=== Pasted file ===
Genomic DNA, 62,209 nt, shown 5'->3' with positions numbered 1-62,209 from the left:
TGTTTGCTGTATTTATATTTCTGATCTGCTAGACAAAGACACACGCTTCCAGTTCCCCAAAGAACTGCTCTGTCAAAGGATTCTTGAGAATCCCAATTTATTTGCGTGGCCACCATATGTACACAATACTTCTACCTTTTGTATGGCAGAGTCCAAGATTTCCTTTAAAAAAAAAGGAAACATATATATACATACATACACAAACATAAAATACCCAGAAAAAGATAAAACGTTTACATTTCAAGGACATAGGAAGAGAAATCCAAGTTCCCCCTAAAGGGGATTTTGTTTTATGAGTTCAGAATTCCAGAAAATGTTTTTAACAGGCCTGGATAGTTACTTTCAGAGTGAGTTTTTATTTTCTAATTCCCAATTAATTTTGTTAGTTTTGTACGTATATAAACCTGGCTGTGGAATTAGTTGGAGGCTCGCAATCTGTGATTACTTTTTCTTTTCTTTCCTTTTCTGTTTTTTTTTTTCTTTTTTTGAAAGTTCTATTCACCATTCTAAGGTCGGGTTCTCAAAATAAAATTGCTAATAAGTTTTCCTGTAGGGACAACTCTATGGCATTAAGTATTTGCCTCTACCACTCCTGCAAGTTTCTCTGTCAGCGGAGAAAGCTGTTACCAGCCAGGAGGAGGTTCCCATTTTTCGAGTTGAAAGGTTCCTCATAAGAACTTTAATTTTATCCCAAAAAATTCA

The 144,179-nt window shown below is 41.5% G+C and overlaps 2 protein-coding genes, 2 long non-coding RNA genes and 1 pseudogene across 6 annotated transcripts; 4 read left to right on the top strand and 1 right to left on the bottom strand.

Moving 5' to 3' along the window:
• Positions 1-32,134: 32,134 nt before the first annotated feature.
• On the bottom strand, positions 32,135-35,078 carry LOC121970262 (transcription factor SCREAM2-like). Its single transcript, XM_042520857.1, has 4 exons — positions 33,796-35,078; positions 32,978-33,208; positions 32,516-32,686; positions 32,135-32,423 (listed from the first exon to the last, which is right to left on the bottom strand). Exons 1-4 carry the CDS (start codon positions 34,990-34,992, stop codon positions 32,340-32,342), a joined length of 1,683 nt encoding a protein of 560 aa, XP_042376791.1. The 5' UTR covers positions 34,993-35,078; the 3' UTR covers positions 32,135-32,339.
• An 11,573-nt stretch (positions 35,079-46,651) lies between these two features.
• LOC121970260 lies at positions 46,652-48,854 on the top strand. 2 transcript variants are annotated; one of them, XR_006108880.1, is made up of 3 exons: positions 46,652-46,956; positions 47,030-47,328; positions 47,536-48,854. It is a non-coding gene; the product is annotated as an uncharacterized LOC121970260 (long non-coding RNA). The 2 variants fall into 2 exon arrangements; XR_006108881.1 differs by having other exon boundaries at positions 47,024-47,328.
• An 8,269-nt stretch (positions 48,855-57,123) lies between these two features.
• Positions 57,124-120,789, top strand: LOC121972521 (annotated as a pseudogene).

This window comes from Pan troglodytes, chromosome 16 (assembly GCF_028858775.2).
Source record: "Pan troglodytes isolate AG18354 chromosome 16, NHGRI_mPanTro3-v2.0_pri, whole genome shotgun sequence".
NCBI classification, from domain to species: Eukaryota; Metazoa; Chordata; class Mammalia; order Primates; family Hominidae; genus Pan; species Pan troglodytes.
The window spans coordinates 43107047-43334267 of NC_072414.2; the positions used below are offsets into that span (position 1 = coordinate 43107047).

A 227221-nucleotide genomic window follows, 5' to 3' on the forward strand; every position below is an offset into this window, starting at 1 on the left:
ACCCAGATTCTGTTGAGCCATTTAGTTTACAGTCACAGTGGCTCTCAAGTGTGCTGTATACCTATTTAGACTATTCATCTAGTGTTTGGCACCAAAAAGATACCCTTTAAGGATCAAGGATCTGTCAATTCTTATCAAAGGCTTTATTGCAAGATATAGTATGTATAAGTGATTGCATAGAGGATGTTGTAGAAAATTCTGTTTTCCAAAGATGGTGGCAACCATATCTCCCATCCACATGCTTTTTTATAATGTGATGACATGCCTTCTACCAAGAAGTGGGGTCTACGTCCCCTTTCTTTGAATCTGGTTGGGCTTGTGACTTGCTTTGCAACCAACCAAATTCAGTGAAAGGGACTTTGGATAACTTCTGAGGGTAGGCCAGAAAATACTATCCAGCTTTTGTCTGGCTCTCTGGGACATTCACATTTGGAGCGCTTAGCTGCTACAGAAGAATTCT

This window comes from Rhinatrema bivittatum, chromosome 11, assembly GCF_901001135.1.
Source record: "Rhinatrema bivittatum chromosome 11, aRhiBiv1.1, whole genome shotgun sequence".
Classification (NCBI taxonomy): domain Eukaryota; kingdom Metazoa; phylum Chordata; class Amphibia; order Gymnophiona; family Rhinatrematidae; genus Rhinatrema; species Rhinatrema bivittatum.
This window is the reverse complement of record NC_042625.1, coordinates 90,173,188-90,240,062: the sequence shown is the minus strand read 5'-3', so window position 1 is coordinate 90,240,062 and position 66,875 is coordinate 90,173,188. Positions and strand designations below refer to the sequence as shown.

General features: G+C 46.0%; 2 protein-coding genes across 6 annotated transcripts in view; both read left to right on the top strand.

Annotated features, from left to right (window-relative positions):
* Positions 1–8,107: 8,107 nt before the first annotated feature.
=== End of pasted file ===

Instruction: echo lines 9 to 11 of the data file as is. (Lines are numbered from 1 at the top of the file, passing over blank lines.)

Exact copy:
• An 8,269-nt stretch (positions 48,855-57,123) lies between these two features.
• Positions 57,124-120,789, top strand: LOC121972521 (annotated as a pseudogene).

This window comes from Pan troglodytes, chromosome 16 (assembly GCF_028858775.2).